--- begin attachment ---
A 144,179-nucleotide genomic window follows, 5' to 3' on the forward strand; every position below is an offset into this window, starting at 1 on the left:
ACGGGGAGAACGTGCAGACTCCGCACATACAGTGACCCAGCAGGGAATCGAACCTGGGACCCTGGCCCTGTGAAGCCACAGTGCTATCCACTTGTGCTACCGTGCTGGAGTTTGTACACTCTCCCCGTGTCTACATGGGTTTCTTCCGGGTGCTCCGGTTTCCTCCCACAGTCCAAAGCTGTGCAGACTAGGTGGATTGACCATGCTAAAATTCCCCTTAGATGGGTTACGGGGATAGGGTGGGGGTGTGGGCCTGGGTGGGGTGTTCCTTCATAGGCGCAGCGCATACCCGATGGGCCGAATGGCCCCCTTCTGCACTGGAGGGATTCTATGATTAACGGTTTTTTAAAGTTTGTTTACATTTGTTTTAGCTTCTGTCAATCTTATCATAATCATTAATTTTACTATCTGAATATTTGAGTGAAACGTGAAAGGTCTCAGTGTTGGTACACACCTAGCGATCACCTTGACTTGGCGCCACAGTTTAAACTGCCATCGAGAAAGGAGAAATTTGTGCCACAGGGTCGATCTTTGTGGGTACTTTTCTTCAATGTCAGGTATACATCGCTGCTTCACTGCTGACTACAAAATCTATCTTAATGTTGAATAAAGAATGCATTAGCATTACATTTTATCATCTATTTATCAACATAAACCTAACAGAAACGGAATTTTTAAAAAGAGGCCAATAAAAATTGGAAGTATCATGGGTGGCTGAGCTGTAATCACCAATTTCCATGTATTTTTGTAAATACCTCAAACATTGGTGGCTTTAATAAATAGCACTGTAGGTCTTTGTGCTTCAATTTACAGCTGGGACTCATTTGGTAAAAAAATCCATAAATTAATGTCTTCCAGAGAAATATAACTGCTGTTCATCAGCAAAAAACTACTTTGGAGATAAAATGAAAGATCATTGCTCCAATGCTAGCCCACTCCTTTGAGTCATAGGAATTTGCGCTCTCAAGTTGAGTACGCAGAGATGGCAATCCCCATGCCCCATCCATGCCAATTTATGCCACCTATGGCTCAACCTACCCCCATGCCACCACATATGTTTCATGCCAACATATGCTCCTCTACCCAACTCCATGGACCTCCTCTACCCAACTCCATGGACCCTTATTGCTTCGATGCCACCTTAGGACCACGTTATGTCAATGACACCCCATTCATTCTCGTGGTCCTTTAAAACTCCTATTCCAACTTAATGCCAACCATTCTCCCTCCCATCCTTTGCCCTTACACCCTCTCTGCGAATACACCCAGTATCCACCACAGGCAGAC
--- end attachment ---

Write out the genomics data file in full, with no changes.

A 144,179-nucleotide genomic window follows, 5' to 3' on the forward strand; every position below is an offset into this window, starting at 1 on the left:
ACGGGGAGAACGTGCAGACTCCGCACATACAGTGACCCAGCAGGGAATCGAACCTGGGACCCTGGCCCTGTGAAGCCACAGTGCTATCCACTTGTGCTACCGTGCTGGAGTTTGTACACTCTCCCCGTGTCTACATGGGTTTCTTCCGGGTGCTCCGGTTTCCTCCCACAGTCCAAAGCTGTGCAGACTAGGTGGATTGACCATGCTAAAATTCCCCTTAGATGGGTTACGGGGATAGGGTGGGGGTGTGGGCCTGGGTGGGGTGTTCCTTCATAGGCGCAGCGCATACCCGATGGGCCGAATGGCCCCCTTCTGCACTGGAGGGATTCTATGATTAACGGTTTTTTAAAGTTTGTTTACATTTGTTTTAGCTTCTGTCAATCTTATCATAATCATTAATTTTACTATCTGAATATTTGAGTGAAACGTGAAAGGTCTCAGTGTTGGTACACACCTAGCGATCACCTTGACTTGGCGCCACAGTTTAAACTGCCATCGAGAAAGGAGAAATTTGTGCCACAGGGTCGATCTTTGTGGGTACTTTTCTTCAATGTCAGGTATACATCGCTGCTTCACTGCTGACTACAAAATCTATCTTAATGTTGAATAAAGAATGCATTAGCATTACATTTTATCATCTATTTATCAACATAAACCTAACAGAAACGGAATTTTTAAAAAGAGGCCAATAAAAATTGGAAGTATCATGGGTGGCTGAGCTGTAATCACCAATTTCCATGTATTTTTGTAAATACCTCAAACATTGGTGGCTTTAATAAATAGCACTGTAGGTCTTTGTGCTTCAATTTACAGCTGGGACTCATTTGGTAAAAAAATCCATAAATTAATGTCTTCCAGAGAAATATAACTGCTGTTCATCAGCAAAAAACTACTTTGGAGATAAAATGAAAGATCATTGCTCCAATGCTAGCCCACTCCTTTGAGTCATAGGAATTTGCGCTCTCAAGTTGAGTACGCAGAGATGGCAATCCCCATGCCCCATCCATGCCAATTTATGCCACCTATGGCTCAACCTACCCCCATGCCACCACATATGTTTCATGCCAACATATGCTCCTCTACCCAACTCCATGGACCTCCTCTACCCAACTCCATGGACCCTTATTGCTTCGATGCCACCTTAGGACCACGTTATGTCAATGACACCCCATTCATTCTCGTGGTCCTTTAAAACTCCTATTCCAACTTAATGCCAACCATTCTCCCTCCCATCCTTTGCCCTTACACCCTCTCTGCGAATACACCCAGTATCCACCACAGGCAGAC